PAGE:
Jim Collison 16:38
Yeah, oh, the wood pile, the stack of it that, that, it's order, right. It was chaos before, and then it became order. I'm thinking about other themes, and as you think about folks you've been coaching, what, what other tactics or what other techniques have you seen other people use? Maybe tie it to a theme or some themes if you can, but what have you seen in your work, where other people have been successful in finding that rest, savor, whatever you want to call it, right, contentment?
Rose Bloomfield 17:10
Yeah, that balance or that harmony, I really do love that phrase. So the strength Strategic® comes up a lot. It's, it's a common strength to show up in our Top 5. And I work with clients a lot who have high Strategic, so we leverage high Strategic, and if we can, pair it with Responsibility®. That usually lends itself to a nice duo to say, OK, let's look at your calendar. Let's be real. And we've done this recently of calendar audits, friends. So if you want a little fun exercise, go back across the last couple of weeks, look at your calendar and take note. One person even color-codes this. Does this element in your planning bring you energy? Does it feel energizing or draining? Green/Red, if you want to color code, right? And then, what can you let go of that's in that red category? Anything you can say, "You know what? I'm gonna send someone for my team to do that. I don't need to be there at that meeting. Can I get minutes, whatever?" And can you put in there a block of time -- you will be such a hero if you manage to do this -- put in a block of time to do something that is just for you, to restore yourself based on your strengths.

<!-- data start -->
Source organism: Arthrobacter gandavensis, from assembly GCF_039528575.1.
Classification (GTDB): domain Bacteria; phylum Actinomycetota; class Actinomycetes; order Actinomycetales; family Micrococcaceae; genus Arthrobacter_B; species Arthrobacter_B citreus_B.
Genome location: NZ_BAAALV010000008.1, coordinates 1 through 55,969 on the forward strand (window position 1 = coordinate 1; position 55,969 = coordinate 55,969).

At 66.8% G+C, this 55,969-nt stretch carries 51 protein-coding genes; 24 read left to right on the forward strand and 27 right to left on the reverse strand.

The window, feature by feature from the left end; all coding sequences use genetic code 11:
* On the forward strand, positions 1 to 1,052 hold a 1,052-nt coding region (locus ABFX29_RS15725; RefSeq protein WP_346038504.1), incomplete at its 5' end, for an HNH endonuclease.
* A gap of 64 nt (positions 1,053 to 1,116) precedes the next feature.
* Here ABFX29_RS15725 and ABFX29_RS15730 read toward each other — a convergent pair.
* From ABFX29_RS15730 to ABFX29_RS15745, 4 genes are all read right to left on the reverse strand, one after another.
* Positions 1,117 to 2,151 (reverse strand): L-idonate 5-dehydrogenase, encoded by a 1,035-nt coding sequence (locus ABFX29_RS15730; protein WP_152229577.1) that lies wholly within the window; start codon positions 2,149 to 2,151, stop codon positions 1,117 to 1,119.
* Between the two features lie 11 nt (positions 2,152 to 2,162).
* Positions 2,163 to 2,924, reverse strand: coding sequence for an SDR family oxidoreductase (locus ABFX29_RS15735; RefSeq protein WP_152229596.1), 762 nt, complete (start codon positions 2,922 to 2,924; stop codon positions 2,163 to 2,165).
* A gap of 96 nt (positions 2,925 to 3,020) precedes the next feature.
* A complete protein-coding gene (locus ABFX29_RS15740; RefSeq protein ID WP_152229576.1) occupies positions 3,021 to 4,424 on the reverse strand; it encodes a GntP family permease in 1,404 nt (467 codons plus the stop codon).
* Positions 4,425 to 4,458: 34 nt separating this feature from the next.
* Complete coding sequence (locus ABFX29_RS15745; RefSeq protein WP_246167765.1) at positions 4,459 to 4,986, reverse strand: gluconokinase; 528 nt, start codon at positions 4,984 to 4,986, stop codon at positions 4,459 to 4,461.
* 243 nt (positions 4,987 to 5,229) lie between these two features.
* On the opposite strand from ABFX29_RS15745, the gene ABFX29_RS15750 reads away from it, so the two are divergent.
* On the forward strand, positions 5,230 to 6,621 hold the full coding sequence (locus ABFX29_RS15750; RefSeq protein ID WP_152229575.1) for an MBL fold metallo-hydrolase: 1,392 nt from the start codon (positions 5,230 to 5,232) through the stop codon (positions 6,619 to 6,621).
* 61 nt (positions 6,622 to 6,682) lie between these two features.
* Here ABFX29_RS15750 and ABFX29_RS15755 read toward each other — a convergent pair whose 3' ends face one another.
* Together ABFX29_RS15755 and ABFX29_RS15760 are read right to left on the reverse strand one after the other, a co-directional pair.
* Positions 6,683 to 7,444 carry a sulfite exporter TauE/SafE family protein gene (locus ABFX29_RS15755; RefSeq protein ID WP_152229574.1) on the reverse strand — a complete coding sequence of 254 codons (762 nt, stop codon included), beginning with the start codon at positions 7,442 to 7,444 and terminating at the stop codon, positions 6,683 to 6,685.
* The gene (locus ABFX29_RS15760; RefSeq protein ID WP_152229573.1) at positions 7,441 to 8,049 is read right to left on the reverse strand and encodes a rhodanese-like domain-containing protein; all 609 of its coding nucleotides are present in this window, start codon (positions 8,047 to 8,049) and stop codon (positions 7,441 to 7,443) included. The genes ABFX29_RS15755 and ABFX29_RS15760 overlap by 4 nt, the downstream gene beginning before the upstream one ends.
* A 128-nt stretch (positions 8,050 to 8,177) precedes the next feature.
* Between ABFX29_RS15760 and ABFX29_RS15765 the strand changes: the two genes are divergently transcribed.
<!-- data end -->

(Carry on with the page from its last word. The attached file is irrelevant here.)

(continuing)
Rose Bloomfield 18:24
For me, my coach recommended, like, one of the most luxurious things I could imagine, that is still -- I have to admit, I'll confess; I haven't done it yet. So I hope the next time we have a conversation, I'll tell you I did it. But it's going on the top of my roof with a glass of rose and a book. Something about those three things together, if I just had 30 minutes to an hour in the evening to do that, I feel like I've won, you know. So what is that thing for you? Is it arranging your garage? Is that the Arranger that just gets its hit there of ease? But putting that in the calendar and letting go of things that really are draining you, as much as possible, that's something that we use. And the responsibility is, can you have an accountabilibuddy? Is there someone you can call and say, I'm going to do this. Do you want to do something? Let's tell each other after it's done and how it went.